Indonesian President Joko Widodo failed to finalize his cabinet after the country's anti-corruption agency rejected eight candidates.» Read More
China’s battered stock markets may finally have something to cheer about – a once-in-a-decade leadership change.
I doubt we'll ever be able to quantify exactly how many votes in Ohio and Michigan Governor Mitt Romney lost for the way his campaign bungled the issue of the auto bailout.
As the Party Congress begins, the momentum increases for structural reforms in China.
Americans have just voted on who will govern them for the next four years, now China is poised to usher in a new generation of leaders that will rule the world’s second largest economy for the next 10 years.
While there is a lot of interest in China's new generation of leaders, who are expected to keep the Asian giant on the path of growth, there are also individuals who are working behind the scenes, broking deals and influencing decision making. We've put together a list of 10 most important people to know in China who are likely to have an impact on the country’s future. Our top 10 includes China’s elite who exert political influence, are economic leaders and well known social figures. Find out which Chinese politicians, heads of key organizations and businessmen and women you should watch out for.
For all of Suzuki’s tough talk about its “brush-busting” Samurai off-roader, the Japanese automaker never made it big in the United States. Its cars were too small, its safety record iffy and its branding a bit too comical (Suzuki Sidekick, anyone?). The NYT reports.
The Hong Kong dollar is the solution to China’s currency problem. Over the last few weeks the territory’s monetary authority has had to intervene in markets to stop the currency from rising against the U.S. dollar. Some HK$14.3 billion ($1.85 billion) has been spent to preserve the peg. In these times of economic uncertainty, the need for an investable hard currency is so intense that even our little Hong Kong dollar is seen by some as a safe haven.
BHP Billiton has quietly started looking for a successor to Marius Kloppers, chief executive, in what could herald a further shake-up in the leadership of the global mining industry following a five-year period of stability. The FT reports.
Local leaders were all smiles this summer at a groundbreaking ceremony for a vast copper smelting project that seemed like the answer to the chronic unemployment that has plagued this city in northern Sichuan ever since a devastating earthquake in 2008. The NYT reports.
The elderly from Mumbai to Shanghai are adapting to a life on their own fueling a demand for retirement homes.
Suzuki, which has struggled for years to be a player has filed for Chapter 11 bankruptcy and will no longer sell cars in the U.S. The move says as much about America's shrinking auto market as it does about Suzuki.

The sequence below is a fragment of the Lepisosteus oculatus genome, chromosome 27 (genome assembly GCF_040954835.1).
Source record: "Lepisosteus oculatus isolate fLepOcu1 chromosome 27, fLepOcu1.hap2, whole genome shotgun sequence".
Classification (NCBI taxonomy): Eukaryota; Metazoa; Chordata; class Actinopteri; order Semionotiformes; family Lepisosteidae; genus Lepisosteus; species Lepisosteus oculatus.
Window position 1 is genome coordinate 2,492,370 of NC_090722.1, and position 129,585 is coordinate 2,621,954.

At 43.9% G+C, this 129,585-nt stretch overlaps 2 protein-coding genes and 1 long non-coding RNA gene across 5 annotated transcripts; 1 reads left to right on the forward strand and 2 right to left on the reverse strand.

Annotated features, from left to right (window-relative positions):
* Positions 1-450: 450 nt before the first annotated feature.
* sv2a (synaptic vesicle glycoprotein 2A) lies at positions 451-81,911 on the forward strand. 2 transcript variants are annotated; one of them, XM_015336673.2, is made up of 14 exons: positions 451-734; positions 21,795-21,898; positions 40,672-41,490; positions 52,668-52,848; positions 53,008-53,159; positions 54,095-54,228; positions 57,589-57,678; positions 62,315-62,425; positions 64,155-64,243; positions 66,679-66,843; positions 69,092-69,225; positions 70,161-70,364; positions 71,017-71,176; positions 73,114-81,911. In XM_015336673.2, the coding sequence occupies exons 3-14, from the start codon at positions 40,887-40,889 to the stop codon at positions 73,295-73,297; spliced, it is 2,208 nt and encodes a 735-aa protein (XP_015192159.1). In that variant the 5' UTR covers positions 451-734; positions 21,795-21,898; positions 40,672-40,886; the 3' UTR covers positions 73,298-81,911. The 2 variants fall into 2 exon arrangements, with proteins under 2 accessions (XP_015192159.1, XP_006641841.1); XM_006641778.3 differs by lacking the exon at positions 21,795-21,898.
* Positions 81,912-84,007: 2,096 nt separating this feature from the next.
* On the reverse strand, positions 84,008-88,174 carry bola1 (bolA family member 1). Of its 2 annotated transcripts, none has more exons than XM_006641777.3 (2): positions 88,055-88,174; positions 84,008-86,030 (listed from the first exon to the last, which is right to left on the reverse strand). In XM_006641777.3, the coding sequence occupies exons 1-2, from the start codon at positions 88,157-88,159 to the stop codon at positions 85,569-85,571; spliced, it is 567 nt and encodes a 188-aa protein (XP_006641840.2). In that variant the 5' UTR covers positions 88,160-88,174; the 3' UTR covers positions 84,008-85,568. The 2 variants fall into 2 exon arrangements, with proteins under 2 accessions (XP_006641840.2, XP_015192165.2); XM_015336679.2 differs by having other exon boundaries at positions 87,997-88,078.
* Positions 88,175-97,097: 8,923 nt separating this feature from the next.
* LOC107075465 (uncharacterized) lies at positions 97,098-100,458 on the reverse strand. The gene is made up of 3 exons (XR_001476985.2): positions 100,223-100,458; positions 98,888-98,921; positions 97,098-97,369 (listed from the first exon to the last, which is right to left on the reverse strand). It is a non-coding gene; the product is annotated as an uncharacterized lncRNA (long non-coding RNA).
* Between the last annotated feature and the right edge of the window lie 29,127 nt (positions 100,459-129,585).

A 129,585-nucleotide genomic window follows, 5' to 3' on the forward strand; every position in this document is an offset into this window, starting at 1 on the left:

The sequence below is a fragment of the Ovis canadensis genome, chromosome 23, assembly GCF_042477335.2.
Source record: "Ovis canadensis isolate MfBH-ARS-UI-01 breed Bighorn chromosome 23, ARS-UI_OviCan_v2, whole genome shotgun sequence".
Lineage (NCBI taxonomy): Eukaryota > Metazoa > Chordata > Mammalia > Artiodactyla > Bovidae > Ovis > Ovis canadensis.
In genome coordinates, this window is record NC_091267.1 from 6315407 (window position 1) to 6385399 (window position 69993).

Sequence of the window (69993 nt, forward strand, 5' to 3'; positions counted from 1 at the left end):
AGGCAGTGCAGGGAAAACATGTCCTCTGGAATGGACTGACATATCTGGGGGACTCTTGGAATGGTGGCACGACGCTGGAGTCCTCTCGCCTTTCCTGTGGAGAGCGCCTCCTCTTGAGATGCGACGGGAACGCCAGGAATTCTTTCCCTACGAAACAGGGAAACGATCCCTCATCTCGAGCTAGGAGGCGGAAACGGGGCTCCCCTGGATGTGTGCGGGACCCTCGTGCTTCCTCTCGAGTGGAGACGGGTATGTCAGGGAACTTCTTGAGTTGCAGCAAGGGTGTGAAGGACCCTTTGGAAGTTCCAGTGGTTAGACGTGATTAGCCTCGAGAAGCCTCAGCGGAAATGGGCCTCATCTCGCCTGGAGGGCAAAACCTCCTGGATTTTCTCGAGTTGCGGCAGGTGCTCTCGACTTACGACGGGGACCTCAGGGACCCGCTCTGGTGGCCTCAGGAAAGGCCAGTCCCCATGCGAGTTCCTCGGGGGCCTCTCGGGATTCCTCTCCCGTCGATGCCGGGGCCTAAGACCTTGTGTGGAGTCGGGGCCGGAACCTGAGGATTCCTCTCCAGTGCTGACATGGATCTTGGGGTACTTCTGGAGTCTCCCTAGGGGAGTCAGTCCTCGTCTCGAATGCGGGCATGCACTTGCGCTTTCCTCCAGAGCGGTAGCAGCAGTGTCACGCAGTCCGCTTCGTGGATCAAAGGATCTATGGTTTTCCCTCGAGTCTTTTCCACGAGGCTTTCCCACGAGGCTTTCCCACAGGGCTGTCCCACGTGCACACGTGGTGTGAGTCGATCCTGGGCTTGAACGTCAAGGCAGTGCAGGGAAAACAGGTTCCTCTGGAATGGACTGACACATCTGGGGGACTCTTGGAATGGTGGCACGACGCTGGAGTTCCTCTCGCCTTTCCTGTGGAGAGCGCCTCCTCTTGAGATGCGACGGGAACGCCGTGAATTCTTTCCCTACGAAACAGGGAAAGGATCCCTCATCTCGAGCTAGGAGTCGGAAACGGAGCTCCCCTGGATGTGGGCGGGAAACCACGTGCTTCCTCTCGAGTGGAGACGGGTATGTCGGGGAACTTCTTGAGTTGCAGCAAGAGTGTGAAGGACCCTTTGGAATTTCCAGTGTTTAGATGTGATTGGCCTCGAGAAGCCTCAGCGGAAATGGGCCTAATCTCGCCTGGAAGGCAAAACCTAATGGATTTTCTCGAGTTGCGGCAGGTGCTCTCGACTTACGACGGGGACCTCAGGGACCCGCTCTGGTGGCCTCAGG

The ratings firm cut its credit rating on the U.S. government to "AA-" from "AA," citing its opinion that quantitative easing from the Fed would hurt the U.S. economy and the country's credit quality.
An Obama re-election will only fuel corporate America’s fears as it holds back on investing in the country amid a stalemate over the “fiscal cliff” and lack of clarity over tax rates, billionaire investor Wilbur Ross told CNBC.
Hong Kong may be synonymous with designer boutiques and luxury retail outlets, with names such as Louis Vuitton and Prada crowding the city, but local consumers appear to be far less image conscious, if their favorite brands are any indication.
There appears to be a perception in markets that once this week’s key political events in the U.S. and China are over, uncertainty will be lifted and investors can get back to the ‘risk on’ trading environment that has prevailed in recent months. Don’t bet on it, strategists say.
Five years ago, Xi Jinping, the man expected to shortly become one of the two most powerful men in China, was having dinner with the U.S. ambassador to Beijing, when he brought up his love of Hollywood movies. In particular, he expressed a great admiration of Steven Spielberg’s World War II epic “Saving Private Ryan.”
Here is a run-down of the main figures in China's Communist Party as the country names the "Fifth Generation" of leaders to the helm of the world’s second largest economy.
Political events this week in the world’s two biggest economies may have had investors sitting on the sidelines, but strategists say it's not time to be overly cautious, rather, investors should resume some risk and buy equities.
Prudential’s acquisition of Thailand's Thanachart Life Assurance, a subsidiary of Thanachart Bank, marks a crucial step in the British insurer’s expansion in Southeast Asia -- a region Group Chief Executive Tidjane Thiam refers to as the company’s “sweet spot”.
Motorists fumed in long lines at gas stations around the New York area and screamed at each other Friday as fuel shortages hindered the region's efforts to recover from Super Storm Sandy. But in a move toward normalcy, Atlantic City's casinos were allowed to reopen.
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John Carey, EVP & Portfolio Manager of Pioneer Investments, says Tuesday's shooting incident in Ottawa triggered renewed concerns over geopolitical risks.
Jonathan Garner, MD & Chief Asia and Emerging Market Equity Strategist of Morgan Stanley, says HSBC's preliminary reading of October factory activity indicates that China's economy is stabilizing.
Rita Fan, Member of the National People's Congress Standing Committee, discusses the Hong Kong officials' decision to consider submitting a report to the Hong Kong and Macao Affairs Office.